On Musicking in the Moment

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Music is, by definition, a time-based art-form, so producing sounds one after another is inherent to its praxis. But, as I explored a few years back, the unrelenting march of musical time can create unhelpful pressures on musicians, and, when not actually performing, it is often valuable to suspend time and let moments elongate themselves around you.

I recently remembered a lovely exercise that Jim Henry did with the White Rosettes at the LABBS Directors Weekend in 2015. He had them sing the target vowel of a particular syllable in the lyric of their song, but without knowing until he signalled whether they were going to sing that word, or another with the same vowel. I forget which actual words were involved, but for example sustaining ‘moo’, without knowing until the signal whether the word was going to become ‘moon’ or ‘mood’.

The point of this exercise was that it stopped them distorting the vowel as they sang it in anticipation of the consonant to come. It was a great exercise, and I recommend it to you as he did to us.

The reason I was reminded of it was that I was finding in piano practice that the urge to reach for the next note was not infrequently introducing tension into the execution of the note or chord I was currently playing. So I had to forbid myself from going on while I cleaned the unnecessary muscular effort out of the present moment, and only then, maybe, let myself consider how to get from here to where the music was going next.

There are some deeper reflections available here on the relationship between my habitual forms of anxiety (fear of being late, of being left behind), and how they relate to my identity as a musician, and indeed as a human being. But I’m not going to dig into them here, not least because I’m not sure that my insecurities are necessarily very interesting to other people!

What I am going to share is coming across the following passage just a couple of days later when re-reading F.M. Alexander’s The Use of the Self. For context: he is writing about his personal journey of discovering and trying to train himself out of the unhelpful habits that were causing him vocal difficulties. He had got to the point where he had worked out better ways to use his body, and had practised those at length without trying to apply them to speaking or reciting. When he finally did start to apply them, he found that at the moment he formed the intention to speak as a performer, the old reactions intervened and diverted him away from the new bodily procedures at the moment of execution. This passage describes the method he developed to circumvent those habitual reactions.

[At this point] I would change my usual procedure and

(4) while still continuing to project the directions for the new use I would stop and consciously reconsider my first decision, and ask myself 'Shall I after all go on to gain the end I have decided upon and speak the sentence? Or shall I not? Or shall I go on to gain some other end altogether?' -- and then and there make fresh decision,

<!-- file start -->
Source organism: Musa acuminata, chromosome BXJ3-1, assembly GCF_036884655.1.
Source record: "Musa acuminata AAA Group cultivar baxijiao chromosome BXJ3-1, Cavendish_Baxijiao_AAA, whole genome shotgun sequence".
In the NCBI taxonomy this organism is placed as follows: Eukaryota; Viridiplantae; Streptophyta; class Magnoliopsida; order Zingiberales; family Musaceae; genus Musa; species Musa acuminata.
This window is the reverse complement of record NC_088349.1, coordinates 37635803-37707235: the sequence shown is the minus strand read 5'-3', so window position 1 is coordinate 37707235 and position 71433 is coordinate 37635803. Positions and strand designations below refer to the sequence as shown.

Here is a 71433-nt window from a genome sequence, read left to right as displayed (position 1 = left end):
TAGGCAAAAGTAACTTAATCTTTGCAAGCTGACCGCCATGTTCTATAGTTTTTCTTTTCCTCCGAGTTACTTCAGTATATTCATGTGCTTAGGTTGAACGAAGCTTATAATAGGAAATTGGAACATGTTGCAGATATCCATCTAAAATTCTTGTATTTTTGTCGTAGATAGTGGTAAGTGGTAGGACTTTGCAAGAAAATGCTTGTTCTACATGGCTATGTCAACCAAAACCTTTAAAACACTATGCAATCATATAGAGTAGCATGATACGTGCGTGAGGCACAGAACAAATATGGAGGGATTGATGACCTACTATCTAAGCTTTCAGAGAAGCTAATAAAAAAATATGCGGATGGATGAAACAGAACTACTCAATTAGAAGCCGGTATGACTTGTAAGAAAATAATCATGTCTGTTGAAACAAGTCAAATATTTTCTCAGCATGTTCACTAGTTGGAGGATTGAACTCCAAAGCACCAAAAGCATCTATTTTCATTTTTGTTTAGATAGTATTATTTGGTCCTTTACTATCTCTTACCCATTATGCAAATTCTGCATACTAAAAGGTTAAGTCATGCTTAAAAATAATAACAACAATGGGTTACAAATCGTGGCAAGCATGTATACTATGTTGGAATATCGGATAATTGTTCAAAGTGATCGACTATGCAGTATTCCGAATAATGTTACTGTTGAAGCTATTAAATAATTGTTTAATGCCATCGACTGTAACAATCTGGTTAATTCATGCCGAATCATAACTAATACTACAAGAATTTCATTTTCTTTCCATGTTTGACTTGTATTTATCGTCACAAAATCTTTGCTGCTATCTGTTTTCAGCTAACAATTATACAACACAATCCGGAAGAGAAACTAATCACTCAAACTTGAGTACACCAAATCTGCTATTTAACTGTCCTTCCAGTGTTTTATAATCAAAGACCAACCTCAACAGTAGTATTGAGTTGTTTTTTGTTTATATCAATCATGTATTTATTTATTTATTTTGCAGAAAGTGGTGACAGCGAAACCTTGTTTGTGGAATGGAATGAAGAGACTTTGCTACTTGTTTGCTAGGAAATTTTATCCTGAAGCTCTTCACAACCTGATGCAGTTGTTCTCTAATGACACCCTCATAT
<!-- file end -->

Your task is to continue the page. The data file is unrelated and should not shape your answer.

(5) either
not to gain my original end, in which case I would continue to project the directions for maintaining the new use and not go on to speak the sentence;
to change my end and do something different, say, lift my hand instead of speaking the sentence, in which case I would continue to project the directions for main- taining the new use to carry out this last decision and lift my hand;
to go on after all and gain my original end, in which case I would continue to project the directions for maintaining the new use to speak the sentence.

The process described here is the one that Alexander Technique refers to as ‘inhibition’, which I have written about before. But those previous reflections don’t include the key point made here that, in order to retrain the current step in your procedure, you need to remove the inevitability of the next step. Alexander doesn’t write in this specific bit of the book about the problems generated by ’end-gaining’ but he is getting the focus on to the ‘means-whereby’ one does something by the quite radical expedient of eliminating the end from the process.

Or, to put it more precisely, he is replacing the end to be gained with a selection of possible ends. It is much easier to avoid unhelpful reactions formed from anticipating what comes next if there are multiple possible futures open ahead of you. Instead of being sucked down the rat-run of habit, you can stand still in the moment, before making a more considered step into one or other of them.

I often find the mindfulness imperative to live ‘in the moment’ difficult; my mind wants to rush forward into the future and make sure I’m ready for everything that’s coming up. I find this approach to inhibition helps in two ways. First, by having something very specific to do while in the moment: whether purifying a vowel, playing a chord on the piano or maintaining the ideal head/neck alignment for speech, there are requirements for precise motor control to focus on. Second, by entertaining the possibility of moving on to do something different next, or indeed nothing at all, you stop the future bleeding back into the present before you’re ready for it.

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